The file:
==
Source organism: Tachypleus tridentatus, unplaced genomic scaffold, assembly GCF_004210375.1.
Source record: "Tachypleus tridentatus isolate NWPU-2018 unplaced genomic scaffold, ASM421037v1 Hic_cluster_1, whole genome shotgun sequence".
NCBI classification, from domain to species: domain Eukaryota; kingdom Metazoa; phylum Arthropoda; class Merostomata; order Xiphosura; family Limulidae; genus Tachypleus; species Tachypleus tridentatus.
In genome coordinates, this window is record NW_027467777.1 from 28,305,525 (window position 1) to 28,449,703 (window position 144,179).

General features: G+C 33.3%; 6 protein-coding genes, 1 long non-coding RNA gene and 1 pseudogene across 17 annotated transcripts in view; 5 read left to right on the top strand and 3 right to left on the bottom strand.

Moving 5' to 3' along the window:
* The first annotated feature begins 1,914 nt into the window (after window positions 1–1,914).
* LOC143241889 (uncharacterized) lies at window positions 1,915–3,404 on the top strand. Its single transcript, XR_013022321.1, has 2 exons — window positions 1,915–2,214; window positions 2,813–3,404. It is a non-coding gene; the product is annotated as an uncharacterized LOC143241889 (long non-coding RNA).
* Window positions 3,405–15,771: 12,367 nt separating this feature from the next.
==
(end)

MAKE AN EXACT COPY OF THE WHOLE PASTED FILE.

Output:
Source organism: Tachypleus tridentatus, unplaced genomic scaffold, assembly GCF_004210375.1.
Source record: "Tachypleus tridentatus isolate NWPU-2018 unplaced genomic scaffold, ASM421037v1 Hic_cluster_1, whole genome shotgun sequence".
NCBI classification, from domain to species: domain Eukaryota; kingdom Metazoa; phylum Arthropoda; class Merostomata; order Xiphosura; family Limulidae; genus Tachypleus; species Tachypleus tridentatus.
In genome coordinates, this window is record NW_027467777.1 from 28,305,525 (window position 1) to 28,449,703 (window position 144,179).

General features: G+C 33.3%; 6 protein-coding genes, 1 long non-coding RNA gene and 1 pseudogene across 17 annotated transcripts in view; 5 read left to right on the top strand and 3 right to left on the bottom strand.

Moving 5' to 3' along the window:
* The first annotated feature begins 1,914 nt into the window (after window positions 1–1,914).
* LOC143241889 (uncharacterized) lies at window positions 1,915–3,404 on the top strand. Its single transcript, XR_013022321.1, has 2 exons — window positions 1,915–2,214; window positions 2,813–3,404. It is a non-coding gene; the product is annotated as an uncharacterized LOC143241889 (long non-coding RNA).
* Window positions 3,405–15,771: 12,367 nt separating this feature from the next.